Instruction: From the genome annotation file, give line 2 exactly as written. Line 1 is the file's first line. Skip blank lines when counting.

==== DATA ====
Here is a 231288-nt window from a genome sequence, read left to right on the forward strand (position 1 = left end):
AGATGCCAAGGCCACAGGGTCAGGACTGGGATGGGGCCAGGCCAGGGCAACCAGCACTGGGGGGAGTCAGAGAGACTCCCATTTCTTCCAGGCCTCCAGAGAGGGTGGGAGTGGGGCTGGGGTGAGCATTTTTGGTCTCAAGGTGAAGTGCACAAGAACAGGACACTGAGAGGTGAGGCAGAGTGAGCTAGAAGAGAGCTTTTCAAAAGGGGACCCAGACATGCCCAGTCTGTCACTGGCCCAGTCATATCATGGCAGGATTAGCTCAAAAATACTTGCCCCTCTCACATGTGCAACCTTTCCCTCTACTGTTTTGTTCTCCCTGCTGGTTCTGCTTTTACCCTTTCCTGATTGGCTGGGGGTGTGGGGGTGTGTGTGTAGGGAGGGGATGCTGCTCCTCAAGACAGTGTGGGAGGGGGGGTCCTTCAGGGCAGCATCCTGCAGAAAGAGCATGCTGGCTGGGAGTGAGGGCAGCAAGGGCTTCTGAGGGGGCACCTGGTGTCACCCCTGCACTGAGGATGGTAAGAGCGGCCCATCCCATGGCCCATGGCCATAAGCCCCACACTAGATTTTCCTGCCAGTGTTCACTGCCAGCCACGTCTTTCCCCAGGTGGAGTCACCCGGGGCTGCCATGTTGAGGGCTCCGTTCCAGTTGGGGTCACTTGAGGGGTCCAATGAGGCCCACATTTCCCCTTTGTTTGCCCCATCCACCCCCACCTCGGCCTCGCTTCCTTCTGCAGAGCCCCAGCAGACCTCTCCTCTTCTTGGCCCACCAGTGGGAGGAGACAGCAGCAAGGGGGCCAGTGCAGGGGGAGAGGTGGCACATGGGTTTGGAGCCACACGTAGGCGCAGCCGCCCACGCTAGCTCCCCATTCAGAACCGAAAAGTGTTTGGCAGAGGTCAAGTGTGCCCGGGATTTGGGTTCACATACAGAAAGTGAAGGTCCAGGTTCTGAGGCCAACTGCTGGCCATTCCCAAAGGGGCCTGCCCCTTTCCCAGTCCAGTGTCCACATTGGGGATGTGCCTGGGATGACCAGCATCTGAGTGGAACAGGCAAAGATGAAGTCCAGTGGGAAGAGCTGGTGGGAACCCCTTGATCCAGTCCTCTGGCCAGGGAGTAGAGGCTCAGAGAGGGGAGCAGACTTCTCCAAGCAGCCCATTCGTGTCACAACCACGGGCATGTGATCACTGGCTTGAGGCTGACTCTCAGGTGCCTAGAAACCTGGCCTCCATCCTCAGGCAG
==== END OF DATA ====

AGATGCCAAGGCCACAGGGTCAGGACTGGGATGGGGCCAGGCCAGGGCAACCAGCACTGGGGGGAGTCAGAGAGACTCCCATTTCTTCCAGGCCTCCAGAGAGGGTGGGAGTGGGGCTGGGGTGAGCATTTTTGGTCTCAAGGTGAAGTGCACAAGAACAGGACACTGAGAGGTGAGGCAGAGTGAGCTAGAAGAGAGCTTTTCAAAAGGGGACCCAGACATGCCCAGTCTGTCACTGGCCCAGTCATATCATGGCAGGATTAGCTCAAAAATACTTGCCCCTCTCACATGTGCAACCTTTCCCTCTACTGTTTTGTTCTCCCTGCTGGTTCTGCTTTTACCCTTTCCTGATTGGCTGGGGGTGTGGGGGTGTGTGTGTAGGGAGGGGATGCTGCTCCTCAAGACAGTGTGGGAGGGGGGGTCCTTCAGGGCAGCATCCTGCAGAAAGAGCATGCTGGCTGGGAGTGAGGGCAGCAAGGGCTTCTGAGGGGGCACCTGGTGTCACCCCTGCACTGAGGATGGTAAGAGCGGCCCATCCCATGGCCCATGGCCATAAGCCCCACACTAGATTTTCCTGCCAGTGTTCACTGCCAGCCACGTCTTTCCCCAGGTGGAGTCACCCGGGGCTGCCATGTTGAGGGCTCCGTTCCAGTTGGGGTCACTTGAGGGGTCCAATGAGGCCCACATTTCCCCTTTGTTTGCCCCATCCACCCCCACCTCGGCCTCGCTTCCTTCTGCAGAGCCCCAGCAGACCTCTCCTCTTCTTGGCCCACCAGTGGGAGGAGACAGCAGCAAGGGGGCCAGTGCAGGGGGAGAGGTGGCACATGGGTTTGGAGCCACACGTAGGCGCAGCCGCCCACGCTAGCTCCCCATTCAGAACCGAAAAGTGTTTGGCAGAGGTCAAGTGTGCCCGGGATTTGGGTTCACATACAGAAAGTGAAGGTCCAGGTTCTGAGGCCAACTGCTGGCCATTCCCAAAGGGGCCTGCCCCTTTCCCAGTCCAGTGTCCACATTGGGGATGTGCCTGGGATGACCAGCATCTGAGTGGAACAGGCAAAGATGAAGTCCAGTGGGAAGAGCTGGTGGGAACCCCTTGATCCAGTCCTCTGGCCAGGGAGTAGAGGCTCAGAGAGGGGAGCAGACTTCTCCAAGCAGCCCATTCGTGTCACAACCACGGGCATGTGATCACTGGCTTGAGGCTGACTCTCAGGTGCCTAGAAACCTGGCCTCCATCCTCAGGCAG